Secondly, the future young recruits in the Pioneer pipeline aren’t appearing to offer much relief in terms of size.  According to the height/weight statistics at Chris Heisenberg’s recruiting website, there are no young forwards slated to come to Denver heavier than 181 lbs., although it’s not known how often the sizes of these growing players are updated. 

Additionally, there doesn’t appear too much height in the pipeline either, with no forwards taller than winger Samu Salminen (6-2, 170 lbs.), who is not slated to arrive from Finland until 2022.  DU does have a pair of decently-sized defenseman targeted for 2023 arrival — Shai Buium (already 6-2, 223 lbs.) and Kent Anderson (6-2, 190 lbs.), but they likely won’t help DU in 2021-2022, unless those players were to arrive in Denver earlier.

Given the current lack of size on the roster and the 2021-22 Pioneer team now projecting to be even smaller than last year (as it stands today), Carle does have the option of dipping into the transfer portal, where there are certainly some players of size and experience who would love to come to a team like Denver. 

Unfortunately, most of these transfers would likely need scholarship money that is perhaps already committed to DU’s incoming recruits. But when comparing portal additions to recruited additions, a lost hard-earned recruit is a potential four-year loss for DU, while most incoming transfers would be for a shorter DU duration, many of them only for one season. There is also the team chemistry issue to think about, as each incoming transfer is not only more competition for the existing and freshmen players working their way up the depth chart, but does not have the existing emotional bonds with players already there.

College transfers are tricky in any sport. Sometimes they really work out well. Mercyhurst transfer Les Lancaster was an important piece on the 2018-19 DU Hockey roster that returned to the Frozen Four in Buffalo. Then there’s the Yale transfer trio of Jackson Morrill, TD Ierlan, and Lucas Cotler being seamless difference-makers right now for the DU men’s lacrosse team and helping turn them into legitimate national title contenders this year.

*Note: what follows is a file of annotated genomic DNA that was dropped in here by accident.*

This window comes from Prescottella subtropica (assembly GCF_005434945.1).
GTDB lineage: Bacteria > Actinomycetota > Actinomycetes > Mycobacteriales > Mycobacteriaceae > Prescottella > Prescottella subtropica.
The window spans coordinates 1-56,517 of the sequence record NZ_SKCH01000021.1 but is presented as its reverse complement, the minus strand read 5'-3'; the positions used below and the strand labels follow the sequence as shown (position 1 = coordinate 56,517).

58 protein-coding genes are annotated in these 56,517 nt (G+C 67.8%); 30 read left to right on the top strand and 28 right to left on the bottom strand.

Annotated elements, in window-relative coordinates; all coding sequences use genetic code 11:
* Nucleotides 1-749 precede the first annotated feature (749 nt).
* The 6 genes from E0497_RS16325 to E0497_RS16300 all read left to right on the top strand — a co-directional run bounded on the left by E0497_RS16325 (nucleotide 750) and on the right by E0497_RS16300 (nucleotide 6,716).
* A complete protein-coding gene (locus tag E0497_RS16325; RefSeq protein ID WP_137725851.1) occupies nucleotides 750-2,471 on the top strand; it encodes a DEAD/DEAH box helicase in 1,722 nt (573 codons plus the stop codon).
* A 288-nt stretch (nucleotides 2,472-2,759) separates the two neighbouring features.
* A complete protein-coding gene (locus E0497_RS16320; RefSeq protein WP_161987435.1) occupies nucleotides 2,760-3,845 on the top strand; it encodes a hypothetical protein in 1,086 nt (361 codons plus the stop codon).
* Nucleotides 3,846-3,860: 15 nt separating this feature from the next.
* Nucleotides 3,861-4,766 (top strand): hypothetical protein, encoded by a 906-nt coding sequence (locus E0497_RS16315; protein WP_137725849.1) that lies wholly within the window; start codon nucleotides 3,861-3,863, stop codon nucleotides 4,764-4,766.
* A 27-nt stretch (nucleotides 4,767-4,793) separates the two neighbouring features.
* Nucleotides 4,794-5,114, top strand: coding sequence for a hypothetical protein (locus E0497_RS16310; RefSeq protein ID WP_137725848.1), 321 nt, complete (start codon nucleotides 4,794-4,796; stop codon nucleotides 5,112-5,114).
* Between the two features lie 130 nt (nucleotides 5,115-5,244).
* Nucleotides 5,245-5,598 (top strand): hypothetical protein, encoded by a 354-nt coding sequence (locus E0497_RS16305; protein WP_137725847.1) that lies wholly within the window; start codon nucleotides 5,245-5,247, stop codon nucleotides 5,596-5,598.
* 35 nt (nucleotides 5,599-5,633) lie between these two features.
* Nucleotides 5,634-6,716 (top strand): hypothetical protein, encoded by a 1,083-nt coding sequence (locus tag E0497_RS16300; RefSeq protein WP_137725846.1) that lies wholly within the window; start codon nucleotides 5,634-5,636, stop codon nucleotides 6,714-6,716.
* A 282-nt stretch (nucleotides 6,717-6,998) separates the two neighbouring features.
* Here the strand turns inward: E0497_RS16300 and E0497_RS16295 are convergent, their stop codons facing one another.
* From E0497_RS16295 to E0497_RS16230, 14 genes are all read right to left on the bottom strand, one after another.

Other times, transfers can be disastrous, as we saw in DU basketball in 2018 when highly-heralded transfers Ronnie Harrell from Creighton and Tory Miller-Stewart from CU never really jelled with the existing DU basketball team, destroying fragile team chemistry and crumbling much of the future foundation for then-coach Rodney Billups’ head coaching career at Denver.

Finally, DU’s experience with its own three senior hockey transfers who came in last season was underwhelming, to say the least.  Alaska-Fairbanks transfer wing Steven Jandric was the biggest disappointment, starting on the top line and only scoring one goal in 20 games, eventually losing his lineup spot altogether. He will reportedly play at Merrimack next season.

Additionally, defenseman Bo Hanson from St. Lawrence also lost his lineup spot on the DU blue line as the season wore on. And when DU’s forward lineup got shortened due to Covid in the NCHC Frozen Faceoff, to his credit, Hanson was inserted at forward and did score a very helpful OT game-winner vs. Omaha for his only Denver goal. Nevertheless, Hanson was very likely told there would not be scholarship money for him to stay at Denver next season.

Finally, there was Yale goalie transfer Corbin Kaczperski, who ranked third all-time in career wins and saves percentage for the Bulldogs before coming to DU. He soon found that his ECAC numbers don’t always translate to the more rugged and talented NCHC. As the Pioneers’ backup goalie last year, Kaczperski posted a poor saves percentage of .868 in 11 games as he backed up Denver’s starting goalie Magnus Chrona (who had an uncharacteristically subpar season himself).